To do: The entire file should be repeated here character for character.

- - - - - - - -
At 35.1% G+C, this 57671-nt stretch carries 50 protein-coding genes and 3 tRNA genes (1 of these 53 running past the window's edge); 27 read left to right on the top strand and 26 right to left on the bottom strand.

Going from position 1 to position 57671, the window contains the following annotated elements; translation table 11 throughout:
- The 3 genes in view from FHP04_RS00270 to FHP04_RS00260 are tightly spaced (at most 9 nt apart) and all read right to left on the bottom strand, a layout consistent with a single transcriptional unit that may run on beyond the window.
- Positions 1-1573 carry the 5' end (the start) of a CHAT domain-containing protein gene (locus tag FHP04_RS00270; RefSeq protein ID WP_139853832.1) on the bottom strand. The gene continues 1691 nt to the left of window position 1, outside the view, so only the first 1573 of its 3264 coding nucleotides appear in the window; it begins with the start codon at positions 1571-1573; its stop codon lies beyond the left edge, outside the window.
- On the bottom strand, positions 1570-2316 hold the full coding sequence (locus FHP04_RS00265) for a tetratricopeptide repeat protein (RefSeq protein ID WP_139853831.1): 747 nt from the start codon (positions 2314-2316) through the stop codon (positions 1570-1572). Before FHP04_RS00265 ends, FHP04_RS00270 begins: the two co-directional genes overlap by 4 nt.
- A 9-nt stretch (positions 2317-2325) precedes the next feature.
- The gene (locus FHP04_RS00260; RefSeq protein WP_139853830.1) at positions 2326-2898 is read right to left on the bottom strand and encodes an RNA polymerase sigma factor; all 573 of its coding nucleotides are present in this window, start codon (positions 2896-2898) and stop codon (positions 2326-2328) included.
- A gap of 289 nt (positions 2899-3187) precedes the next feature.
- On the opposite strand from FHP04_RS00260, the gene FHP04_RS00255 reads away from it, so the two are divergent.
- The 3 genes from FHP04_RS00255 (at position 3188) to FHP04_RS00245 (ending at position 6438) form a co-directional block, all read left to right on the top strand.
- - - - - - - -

At 35.1% G+C, this 57671-nt stretch carries 50 protein-coding genes and 3 tRNA genes (1 of these 53 running past the window's edge); 27 read left to right on the top strand and 26 right to left on the bottom strand.

Going from position 1 to position 57671, the window contains the following annotated elements; translation table 11 throughout:
- The 3 genes in view from FHP04_RS00270 to FHP04_RS00260 are tightly spaced (at most 9 nt apart) and all read right to left on the bottom strand, a layout consistent with a single transcriptional unit that may run on beyond the window.
- Positions 1-1573 carry the 5' end (the start) of a CHAT domain-containing protein gene (locus tag FHP04_RS00270; RefSeq protein ID WP_139853832.1) on the bottom strand. The gene continues 1691 nt to the left of window position 1, outside the view, so only the first 1573 of its 3264 coding nucleotides appear in the window; it begins with the start codon at positions 1571-1573; its stop codon lies beyond the left edge, outside the window.
- On the bottom strand, positions 1570-2316 hold the full coding sequence (locus FHP04_RS00265) for a tetratricopeptide repeat protein (RefSeq protein ID WP_139853831.1): 747 nt from the start codon (positions 2314-2316) through the stop codon (positions 1570-1572). Before FHP04_RS00265 ends, FHP04_RS00270 begins: the two co-directional genes overlap by 4 nt.
- A 9-nt stretch (positions 2317-2325) precedes the next feature.
- The gene (locus FHP04_RS00260; RefSeq protein WP_139853830.1) at positions 2326-2898 is read right to left on the bottom strand and encodes an RNA polymerase sigma factor; all 573 of its coding nucleotides are present in this window, start codon (positions 2896-2898) and stop codon (positions 2326-2328) included.
- A gap of 289 nt (positions 2899-3187) precedes the next feature.
- On the opposite strand from FHP04_RS00260, the gene FHP04_RS00255 reads away from it, so the two are divergent.
- The 3 genes from FHP04_RS00255 (at position 3188) to FHP04_RS00245 (ending at position 6438) form a co-directional block, all read left to right on the top strand.